Lung cancer is the leading cause of cancer-related death in the United States. According to the National Cancer Institute, it is estimated that “approximately 6.3 percent of men and women will be diagnosed with lung and bronchus cancer at some point during their lifetime, based on 2015–2017 data.”
Both non-small cell and small cell lung cancer share several risk factors. It is especially important to be aware of the lifestyle risk factors for lung cancer.
Risk factors for small cell and non-small cell lung cancer
- A current or past history of smoking cigarettes, pipes, or cigars (even "light" cigarettes)
- Exposure to secondhand smoke
- A family history of lung cancer in a first-degree relative
- Previous radiation therapy to the breast or chest
- Exposure to asbestos, chromium, nickel, arsenic, soot, or tar in the workplace
- Exposure to radon in the home or workplace
- Exposure to air pollution
- Infection with the human immunodeficiency virus (HIV)
Smoking increases the overall risk for developing lung cancer. Heavy smokers who use beta carotene supplements are at greater risk for non-small cell lung cancer.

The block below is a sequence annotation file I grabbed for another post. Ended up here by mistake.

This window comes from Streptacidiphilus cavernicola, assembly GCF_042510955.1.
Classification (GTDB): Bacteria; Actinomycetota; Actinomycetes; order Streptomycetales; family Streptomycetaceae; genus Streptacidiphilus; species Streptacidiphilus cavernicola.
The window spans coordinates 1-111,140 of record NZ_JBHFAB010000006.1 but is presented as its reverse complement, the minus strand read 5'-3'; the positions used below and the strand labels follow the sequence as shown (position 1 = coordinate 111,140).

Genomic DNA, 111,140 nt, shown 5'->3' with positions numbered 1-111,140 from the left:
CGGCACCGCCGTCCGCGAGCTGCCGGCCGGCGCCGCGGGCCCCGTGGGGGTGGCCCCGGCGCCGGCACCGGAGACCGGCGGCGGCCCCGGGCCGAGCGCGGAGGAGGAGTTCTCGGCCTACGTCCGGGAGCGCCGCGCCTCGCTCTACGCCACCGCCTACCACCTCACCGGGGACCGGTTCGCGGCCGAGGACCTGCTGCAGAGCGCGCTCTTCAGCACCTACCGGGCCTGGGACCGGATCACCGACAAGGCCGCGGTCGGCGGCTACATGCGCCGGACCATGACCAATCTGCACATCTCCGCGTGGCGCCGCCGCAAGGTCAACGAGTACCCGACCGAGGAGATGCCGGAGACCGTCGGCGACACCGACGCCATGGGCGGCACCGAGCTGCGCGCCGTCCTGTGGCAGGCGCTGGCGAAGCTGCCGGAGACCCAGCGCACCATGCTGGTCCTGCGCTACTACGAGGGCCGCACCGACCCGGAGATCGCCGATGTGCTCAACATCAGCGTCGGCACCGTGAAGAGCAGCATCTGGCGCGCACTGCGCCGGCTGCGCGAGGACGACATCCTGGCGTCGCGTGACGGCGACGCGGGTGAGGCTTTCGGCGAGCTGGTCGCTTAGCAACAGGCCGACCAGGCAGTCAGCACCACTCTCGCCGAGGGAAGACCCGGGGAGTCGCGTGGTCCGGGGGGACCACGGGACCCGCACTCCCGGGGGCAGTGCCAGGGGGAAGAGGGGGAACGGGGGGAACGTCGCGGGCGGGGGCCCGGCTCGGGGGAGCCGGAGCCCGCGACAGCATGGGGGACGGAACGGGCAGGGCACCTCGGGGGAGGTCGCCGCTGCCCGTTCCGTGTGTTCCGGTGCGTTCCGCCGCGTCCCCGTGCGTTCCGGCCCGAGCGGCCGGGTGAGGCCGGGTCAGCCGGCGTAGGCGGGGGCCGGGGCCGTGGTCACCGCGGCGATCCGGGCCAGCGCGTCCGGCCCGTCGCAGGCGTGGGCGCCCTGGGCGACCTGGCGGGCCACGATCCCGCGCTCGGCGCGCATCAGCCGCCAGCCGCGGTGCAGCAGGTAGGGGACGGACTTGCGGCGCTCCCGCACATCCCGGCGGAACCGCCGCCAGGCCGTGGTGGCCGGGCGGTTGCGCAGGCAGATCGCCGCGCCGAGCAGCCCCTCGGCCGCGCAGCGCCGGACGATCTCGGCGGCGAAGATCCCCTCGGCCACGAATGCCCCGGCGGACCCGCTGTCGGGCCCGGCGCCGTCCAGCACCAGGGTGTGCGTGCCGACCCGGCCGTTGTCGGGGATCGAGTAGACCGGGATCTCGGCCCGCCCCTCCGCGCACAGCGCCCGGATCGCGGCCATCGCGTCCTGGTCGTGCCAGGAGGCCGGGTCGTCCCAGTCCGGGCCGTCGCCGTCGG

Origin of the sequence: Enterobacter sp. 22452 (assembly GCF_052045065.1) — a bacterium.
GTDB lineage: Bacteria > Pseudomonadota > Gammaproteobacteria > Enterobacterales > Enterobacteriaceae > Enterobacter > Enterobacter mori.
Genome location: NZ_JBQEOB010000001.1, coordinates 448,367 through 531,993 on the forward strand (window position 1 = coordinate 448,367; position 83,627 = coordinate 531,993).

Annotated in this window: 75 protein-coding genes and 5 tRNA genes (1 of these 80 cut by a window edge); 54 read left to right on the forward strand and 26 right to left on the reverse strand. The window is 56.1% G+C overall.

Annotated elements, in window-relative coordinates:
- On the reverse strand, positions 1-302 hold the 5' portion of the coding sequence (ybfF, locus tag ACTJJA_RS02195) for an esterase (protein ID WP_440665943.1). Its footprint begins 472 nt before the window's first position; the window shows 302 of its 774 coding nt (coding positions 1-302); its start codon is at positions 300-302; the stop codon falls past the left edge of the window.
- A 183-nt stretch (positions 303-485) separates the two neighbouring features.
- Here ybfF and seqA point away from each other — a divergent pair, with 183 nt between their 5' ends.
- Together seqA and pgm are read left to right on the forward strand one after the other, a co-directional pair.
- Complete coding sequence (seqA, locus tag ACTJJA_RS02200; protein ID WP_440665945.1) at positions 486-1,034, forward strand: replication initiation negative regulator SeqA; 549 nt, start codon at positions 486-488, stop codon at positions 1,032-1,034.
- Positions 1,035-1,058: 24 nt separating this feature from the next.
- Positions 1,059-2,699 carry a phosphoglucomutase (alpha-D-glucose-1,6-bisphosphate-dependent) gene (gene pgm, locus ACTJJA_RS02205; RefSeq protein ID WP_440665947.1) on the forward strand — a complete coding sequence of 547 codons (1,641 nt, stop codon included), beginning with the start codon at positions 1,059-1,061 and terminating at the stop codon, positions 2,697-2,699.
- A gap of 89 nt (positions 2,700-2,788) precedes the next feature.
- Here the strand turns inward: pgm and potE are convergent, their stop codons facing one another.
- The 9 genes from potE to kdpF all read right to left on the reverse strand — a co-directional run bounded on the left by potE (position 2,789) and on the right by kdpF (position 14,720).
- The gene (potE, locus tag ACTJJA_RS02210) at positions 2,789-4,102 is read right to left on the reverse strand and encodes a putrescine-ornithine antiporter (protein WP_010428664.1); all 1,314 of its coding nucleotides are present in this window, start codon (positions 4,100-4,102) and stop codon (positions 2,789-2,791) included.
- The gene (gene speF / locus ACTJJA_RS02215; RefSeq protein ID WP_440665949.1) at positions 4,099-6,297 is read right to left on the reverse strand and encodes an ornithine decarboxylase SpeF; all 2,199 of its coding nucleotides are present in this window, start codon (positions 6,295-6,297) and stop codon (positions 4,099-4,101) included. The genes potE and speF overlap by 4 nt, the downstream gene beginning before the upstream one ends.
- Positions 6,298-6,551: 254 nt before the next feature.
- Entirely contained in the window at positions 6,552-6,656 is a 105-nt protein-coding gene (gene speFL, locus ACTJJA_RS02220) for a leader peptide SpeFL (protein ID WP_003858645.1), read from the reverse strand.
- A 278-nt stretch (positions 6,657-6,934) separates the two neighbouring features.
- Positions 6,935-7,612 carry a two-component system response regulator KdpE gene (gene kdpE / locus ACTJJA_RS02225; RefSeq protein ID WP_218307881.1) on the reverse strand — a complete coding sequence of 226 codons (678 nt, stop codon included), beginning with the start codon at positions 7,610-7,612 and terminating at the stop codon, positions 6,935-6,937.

Screening for lung cancer
Early detection is a key factor in lung cancer survival rates, and survival rates vary depending on the stage of the cancer upon diagnosis. According to the National Cancer Institute, when the disease remains localized within the lungs, the five-year relative survival is about 60%. However, once it has metastasized, the rate drops to less than 6%.
The challenge has been identifying effective lung cancer screening tests. With only 17% of lung cancer cases diagnosed at an early stage, researchers have explored ways to detect lung cancer as soon as possible, with low-dose CT scans proving successful in lowering the risk of lung cancer-related deaths in heavy smokers.
What is a low-dose CT scan?
A low-dose CT scan, or LDCT, uses x-rays to scan and take precise pictures inside the body.
Sarah Cannon’s lung cancer screening recommendation
Sarah Cannon recommends low-dose CT scans are recommended for adults, ages 55-77, who are current smokers or those who have quit within the past 15 years and who have at least a 30 pack-year smoking history.
You may calculate your pack-year by multiplying the number of cigarette packs/day by the number of years you have smoked.
- 1 pack/day x 30 years = 30 pack-year history
- 2 packs/day x 15 years = 30 pack-year history
Despite advances in screening, it cannot prevent all lung cancer-related deaths, and smoking cessation remains essential. For more information on lung cancer, visit Sarah Cannon’s Lung Cancer Symptoms, Screening, Stages.
It is important to know that the information in this post, including Sarah Cannon’s recommendations for screening, is accurate as of the publishing date.